(Sustainabilityenvironment.com) – To achieve the new European targets on decarbonisation (-55% of CO2 emissions to 2030 compared to 1990 levels) will need to adjust the specific targets for renewables, between 38% and 40% of final consumption, and energy efficiency, with a reduction between the -39% and the -41% of the primary consumptions. This is what emerges from the Position Paper “Utilities protagonists of the ecological transition: the challenge of decarbonisation”, developed by Utilitalia (the Federation of public utilities of water, environment and energy).
Decarbonisation investments of 450 million, 8.2 euros per inhabitant
“Reaching these targets – it is explained – will require a transformation of the production system, starting from the models in which utilities are active”. Companies for which, in any case, the decarbonisation chapter is already considered fundamental: investments amount to 450 million (8.2 euro per inhabitant) and there are many concrete examples, from energy produced from renewable greenhouses to more than 5 thousand vehicles with low environmental impact up to 42% of energy produced from renewable sources.
2030 targets, the three challenges for utilities
Looking at the national level, at the 2030 targets set by the National Integrated Energy and Climate Plan (PNIEC), the challenges for utilities are mainly three. The first, is the growth of renewable capacity: wind capacity from 10,900 MW to 19,300 MW (of which 900 MW offshore) and photovoltaic capacity from 21,630 MW to 52,000 MW. The second, is energy efficiency: additional savings of 9.35 Mtoe/ year to 2030 (51.4 Mtoe cumulative) compared to the average of the three-year period 2016-2018. The third concerns the transport sector: reduction of CO2 emissions by 36.8% through significant growth of biofuels, in particular, biomethane (from 0 in 2016 to 793 ktep in 2030) and road RES (from 2 ktep to 379 ktep).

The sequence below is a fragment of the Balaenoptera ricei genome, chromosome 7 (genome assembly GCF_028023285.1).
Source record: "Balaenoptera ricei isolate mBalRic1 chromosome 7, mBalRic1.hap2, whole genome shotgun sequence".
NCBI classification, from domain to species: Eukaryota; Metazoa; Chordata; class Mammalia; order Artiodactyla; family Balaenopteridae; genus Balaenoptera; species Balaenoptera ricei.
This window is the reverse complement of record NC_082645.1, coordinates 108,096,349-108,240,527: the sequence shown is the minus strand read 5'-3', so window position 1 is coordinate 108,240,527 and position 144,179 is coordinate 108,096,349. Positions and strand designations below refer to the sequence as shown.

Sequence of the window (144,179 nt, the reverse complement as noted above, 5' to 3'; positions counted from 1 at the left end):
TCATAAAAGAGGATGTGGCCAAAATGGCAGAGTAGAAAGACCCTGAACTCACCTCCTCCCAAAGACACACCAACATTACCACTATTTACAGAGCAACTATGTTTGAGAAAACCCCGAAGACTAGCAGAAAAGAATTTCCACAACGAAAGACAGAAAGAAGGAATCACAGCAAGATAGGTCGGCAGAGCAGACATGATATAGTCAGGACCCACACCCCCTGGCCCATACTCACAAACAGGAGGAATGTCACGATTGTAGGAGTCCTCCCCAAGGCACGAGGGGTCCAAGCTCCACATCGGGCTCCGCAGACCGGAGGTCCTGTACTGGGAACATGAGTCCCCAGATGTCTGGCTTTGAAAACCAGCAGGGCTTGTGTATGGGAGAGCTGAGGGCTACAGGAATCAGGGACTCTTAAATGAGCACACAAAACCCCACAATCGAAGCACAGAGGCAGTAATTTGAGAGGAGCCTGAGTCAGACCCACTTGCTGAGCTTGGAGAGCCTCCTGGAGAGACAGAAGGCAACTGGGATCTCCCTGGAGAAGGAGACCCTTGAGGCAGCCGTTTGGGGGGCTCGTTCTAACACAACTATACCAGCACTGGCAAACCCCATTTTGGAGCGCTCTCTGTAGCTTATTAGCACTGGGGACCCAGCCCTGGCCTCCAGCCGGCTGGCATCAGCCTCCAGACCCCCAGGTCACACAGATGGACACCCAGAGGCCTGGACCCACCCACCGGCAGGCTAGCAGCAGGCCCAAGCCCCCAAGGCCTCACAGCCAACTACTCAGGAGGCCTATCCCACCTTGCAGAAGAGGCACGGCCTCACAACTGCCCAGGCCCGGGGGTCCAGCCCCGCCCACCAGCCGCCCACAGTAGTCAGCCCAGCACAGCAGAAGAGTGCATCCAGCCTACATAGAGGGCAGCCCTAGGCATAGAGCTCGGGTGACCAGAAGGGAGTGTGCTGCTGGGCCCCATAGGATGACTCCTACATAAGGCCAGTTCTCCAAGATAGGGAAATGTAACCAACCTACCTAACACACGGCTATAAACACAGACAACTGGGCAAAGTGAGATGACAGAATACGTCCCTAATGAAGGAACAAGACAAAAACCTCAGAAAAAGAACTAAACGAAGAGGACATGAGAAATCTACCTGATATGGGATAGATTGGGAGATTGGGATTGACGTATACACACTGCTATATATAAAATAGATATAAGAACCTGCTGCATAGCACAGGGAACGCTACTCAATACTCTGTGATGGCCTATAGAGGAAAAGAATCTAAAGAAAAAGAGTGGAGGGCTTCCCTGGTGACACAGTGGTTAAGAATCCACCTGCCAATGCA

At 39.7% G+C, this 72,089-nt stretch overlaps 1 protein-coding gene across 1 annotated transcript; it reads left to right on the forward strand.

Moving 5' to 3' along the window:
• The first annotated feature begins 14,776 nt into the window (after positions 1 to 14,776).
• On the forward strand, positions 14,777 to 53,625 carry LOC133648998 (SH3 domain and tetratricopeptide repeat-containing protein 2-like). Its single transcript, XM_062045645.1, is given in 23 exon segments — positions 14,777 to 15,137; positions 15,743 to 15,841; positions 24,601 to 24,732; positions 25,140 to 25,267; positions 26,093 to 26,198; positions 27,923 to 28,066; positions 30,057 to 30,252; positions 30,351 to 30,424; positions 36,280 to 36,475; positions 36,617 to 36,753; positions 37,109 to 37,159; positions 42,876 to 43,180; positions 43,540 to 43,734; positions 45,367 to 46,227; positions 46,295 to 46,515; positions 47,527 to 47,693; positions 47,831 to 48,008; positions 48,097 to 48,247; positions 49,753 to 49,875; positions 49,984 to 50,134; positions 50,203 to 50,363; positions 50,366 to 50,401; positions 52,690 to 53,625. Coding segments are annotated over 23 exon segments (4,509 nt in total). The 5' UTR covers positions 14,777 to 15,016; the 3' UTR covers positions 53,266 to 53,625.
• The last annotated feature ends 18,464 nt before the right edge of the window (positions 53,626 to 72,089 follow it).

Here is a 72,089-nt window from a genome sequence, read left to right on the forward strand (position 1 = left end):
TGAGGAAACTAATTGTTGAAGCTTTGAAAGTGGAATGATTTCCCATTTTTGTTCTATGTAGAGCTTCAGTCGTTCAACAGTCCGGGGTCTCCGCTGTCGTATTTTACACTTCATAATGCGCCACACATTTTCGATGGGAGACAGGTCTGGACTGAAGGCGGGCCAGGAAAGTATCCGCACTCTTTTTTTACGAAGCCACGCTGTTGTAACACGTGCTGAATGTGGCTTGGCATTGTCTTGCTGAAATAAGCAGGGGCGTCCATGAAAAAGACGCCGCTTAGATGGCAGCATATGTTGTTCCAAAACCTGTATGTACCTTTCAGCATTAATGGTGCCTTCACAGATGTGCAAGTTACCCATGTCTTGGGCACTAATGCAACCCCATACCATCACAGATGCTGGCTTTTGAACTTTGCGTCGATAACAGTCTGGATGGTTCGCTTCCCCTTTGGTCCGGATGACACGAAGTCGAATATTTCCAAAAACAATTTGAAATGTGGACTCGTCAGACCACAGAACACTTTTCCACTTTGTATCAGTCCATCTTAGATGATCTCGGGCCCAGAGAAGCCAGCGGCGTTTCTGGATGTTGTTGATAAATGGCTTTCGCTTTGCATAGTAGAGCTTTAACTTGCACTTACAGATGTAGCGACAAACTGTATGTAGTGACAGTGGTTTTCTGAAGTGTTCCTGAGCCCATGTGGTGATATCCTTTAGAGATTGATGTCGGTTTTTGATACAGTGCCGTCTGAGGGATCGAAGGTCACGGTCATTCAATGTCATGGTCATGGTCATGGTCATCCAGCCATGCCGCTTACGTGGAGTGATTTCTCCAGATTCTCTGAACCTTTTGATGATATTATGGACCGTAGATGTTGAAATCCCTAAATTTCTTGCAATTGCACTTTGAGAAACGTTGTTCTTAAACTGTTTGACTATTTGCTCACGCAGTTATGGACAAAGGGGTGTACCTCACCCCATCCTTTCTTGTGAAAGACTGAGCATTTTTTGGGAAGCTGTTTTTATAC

The new opportunities offered by the market
The scenarios that open up set in motion by decarbonisation, on the one hand require utilities “to modify their business along the supply chains, on the other hand they also create new market opportunities”. Some examples include: the electricity supply chain with an increase in renewable supply through auctions and Power Purchase Agreement (PPA); the gas supply chain with renewable gas supply to decarbonise the hard-to-abate sectors, such as industry and heavy transport, storage of renewable production through power-to-gas and flexibility services; the water supply chain with supply of renewable energy to other sectors, such as electricity and biomethane, and supply of purified water to sectors such as agriculture and industries; the waste and environmental supply chain with the introduction of advanced circular economy models with preparation for reuse, upcycling, refurbishment, remanufacturing, and collaborations with manufacturers and industrial actors; the sustainable mobility chain with the offer of mobility services (sharing, recharging and fleet management) to citizens and businesses; and the energy efficiency supply chain with the offer of redevelopment to condominiums through the 110% superbonus, as well as consulting services to companies for the energy efficiency of industrial processes.